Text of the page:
The number one cause of death to children in the U.S. is preventable injuries.
By Martha Wilcox
I was an LA Mom, too. My son was born in Santa Monica hospital, raised in Culver City and went to preschool in Beverly Hills at a progressive program that tried to teach him to play nicely (which he did from time to time), and tried to teach me insights to help me overcome the worries that go with the job of raising a child.
And I was a worrier, though I would have defined myself as a “dedicated questioner and researcher.” Let’s just say I took the job of parenting to heart; I was probably only slightly nutty about it.
Today, I have the joy of seeing my young son grown into a delightful man who is engaged and talking about having kids of his own. With the passage of time, and the benefit of my current job as a parent safety educator, I have some new insights about what is worth worrying about, or rather, what is worth doing something about.
I now work for Safe Kids Worldwide, an organization that helps parents learn how to protect kids from preventable injuries. What I didn’t know, as a young mom, is that the biggest threat to my son – the number one cause of death to children in the U.S. – is preventable injuries: things like car crashes, fires, falls, poisoning and drowning. And here’s the thing about preventable injuries: they are, well, preventable.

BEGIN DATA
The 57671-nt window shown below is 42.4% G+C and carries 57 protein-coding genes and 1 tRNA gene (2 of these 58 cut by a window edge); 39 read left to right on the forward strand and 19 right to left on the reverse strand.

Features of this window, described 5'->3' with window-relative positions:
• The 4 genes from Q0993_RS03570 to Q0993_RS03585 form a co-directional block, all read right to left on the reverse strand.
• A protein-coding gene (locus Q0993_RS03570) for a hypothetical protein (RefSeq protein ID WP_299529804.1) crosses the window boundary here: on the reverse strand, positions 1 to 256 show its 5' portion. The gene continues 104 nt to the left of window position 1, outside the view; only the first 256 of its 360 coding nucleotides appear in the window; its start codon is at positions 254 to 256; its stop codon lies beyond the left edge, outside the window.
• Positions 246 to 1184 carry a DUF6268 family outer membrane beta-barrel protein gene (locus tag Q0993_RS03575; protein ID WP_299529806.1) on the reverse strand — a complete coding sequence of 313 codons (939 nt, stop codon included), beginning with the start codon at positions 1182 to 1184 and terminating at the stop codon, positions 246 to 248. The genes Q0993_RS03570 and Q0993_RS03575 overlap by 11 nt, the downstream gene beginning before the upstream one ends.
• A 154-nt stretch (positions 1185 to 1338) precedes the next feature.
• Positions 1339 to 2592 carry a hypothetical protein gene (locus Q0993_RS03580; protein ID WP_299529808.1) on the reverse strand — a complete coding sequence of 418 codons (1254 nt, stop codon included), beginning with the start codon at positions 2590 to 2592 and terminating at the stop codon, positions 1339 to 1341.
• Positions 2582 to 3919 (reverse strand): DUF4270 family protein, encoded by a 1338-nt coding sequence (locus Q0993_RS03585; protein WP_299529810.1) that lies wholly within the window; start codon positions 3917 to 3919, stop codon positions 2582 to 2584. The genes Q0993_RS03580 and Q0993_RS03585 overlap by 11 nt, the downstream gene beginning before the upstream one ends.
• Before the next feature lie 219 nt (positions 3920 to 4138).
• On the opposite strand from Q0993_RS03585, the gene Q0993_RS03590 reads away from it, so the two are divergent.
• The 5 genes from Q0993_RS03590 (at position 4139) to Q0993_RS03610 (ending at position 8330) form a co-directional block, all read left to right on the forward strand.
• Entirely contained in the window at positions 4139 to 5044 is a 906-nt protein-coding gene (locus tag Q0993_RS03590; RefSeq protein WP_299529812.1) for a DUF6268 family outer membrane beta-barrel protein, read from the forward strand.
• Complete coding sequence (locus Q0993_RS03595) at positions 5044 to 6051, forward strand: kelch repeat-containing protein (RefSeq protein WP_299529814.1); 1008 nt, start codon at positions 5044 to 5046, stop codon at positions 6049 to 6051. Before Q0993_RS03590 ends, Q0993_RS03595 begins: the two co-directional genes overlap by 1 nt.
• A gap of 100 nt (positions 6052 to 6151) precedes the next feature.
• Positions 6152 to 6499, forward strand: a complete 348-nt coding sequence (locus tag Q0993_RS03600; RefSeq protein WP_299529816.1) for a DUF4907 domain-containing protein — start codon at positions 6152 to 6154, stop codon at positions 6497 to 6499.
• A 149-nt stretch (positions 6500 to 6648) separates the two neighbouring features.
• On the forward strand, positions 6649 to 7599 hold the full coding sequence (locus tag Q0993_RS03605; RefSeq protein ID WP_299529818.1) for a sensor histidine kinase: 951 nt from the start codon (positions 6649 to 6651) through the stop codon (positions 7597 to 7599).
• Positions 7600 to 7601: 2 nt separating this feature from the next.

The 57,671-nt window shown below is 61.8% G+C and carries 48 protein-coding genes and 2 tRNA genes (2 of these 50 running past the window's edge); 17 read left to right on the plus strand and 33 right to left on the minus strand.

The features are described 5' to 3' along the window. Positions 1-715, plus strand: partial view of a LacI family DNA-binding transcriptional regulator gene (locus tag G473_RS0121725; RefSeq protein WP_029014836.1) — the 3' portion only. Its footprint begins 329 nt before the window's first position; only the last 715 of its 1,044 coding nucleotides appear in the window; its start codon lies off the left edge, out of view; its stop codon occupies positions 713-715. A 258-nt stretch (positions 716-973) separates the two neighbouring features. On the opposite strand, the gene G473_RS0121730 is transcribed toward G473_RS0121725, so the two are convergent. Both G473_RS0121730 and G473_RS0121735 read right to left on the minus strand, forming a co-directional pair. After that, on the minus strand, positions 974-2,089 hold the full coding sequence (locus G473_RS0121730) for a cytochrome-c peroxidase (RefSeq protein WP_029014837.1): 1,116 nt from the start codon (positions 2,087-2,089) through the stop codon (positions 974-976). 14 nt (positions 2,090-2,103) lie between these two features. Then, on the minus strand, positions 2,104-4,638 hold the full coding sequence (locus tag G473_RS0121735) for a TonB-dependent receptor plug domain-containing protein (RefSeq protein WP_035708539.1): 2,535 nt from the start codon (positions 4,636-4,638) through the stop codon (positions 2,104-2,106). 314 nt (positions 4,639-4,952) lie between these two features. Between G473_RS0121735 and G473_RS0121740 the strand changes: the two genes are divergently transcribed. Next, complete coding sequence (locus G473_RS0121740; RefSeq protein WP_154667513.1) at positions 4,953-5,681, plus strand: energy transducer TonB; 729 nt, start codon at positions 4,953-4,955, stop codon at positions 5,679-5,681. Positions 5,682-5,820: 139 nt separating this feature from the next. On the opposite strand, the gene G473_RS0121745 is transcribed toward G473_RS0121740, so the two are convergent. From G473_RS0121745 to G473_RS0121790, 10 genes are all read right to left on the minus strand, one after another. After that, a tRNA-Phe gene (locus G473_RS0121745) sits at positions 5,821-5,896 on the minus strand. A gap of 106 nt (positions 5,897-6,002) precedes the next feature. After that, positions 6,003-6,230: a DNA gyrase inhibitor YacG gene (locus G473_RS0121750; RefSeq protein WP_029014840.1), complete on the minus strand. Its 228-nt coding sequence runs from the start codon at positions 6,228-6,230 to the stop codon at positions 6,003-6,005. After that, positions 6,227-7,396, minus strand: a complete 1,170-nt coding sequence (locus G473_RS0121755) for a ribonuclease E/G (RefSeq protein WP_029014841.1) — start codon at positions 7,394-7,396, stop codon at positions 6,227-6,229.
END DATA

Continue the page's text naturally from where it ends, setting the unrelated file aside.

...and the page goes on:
Moms who identify as “dedicated questioners and researchers” today have the benefit of helpful online resources to get the information needed to protect kids from these sorts of injuries. You can go to http://www.SafeKids.org to get tips for kids of all ages. Or access info through our Facebook, Instagram, YouTube or Pinterest channels. Whatever works best for you, I encourage you to tap these resources to protect your kids.
You’ll learn the little things you can do so your kids can grow up to do big things. Like worry about their own kids.
Join us for Safe Kids Day, April 24, at Smashbox Studios in Culver City. Bring your family for an afternoon filled with fun.
Martha Wilcox is a child safety educator at Safe Kids Worldwide.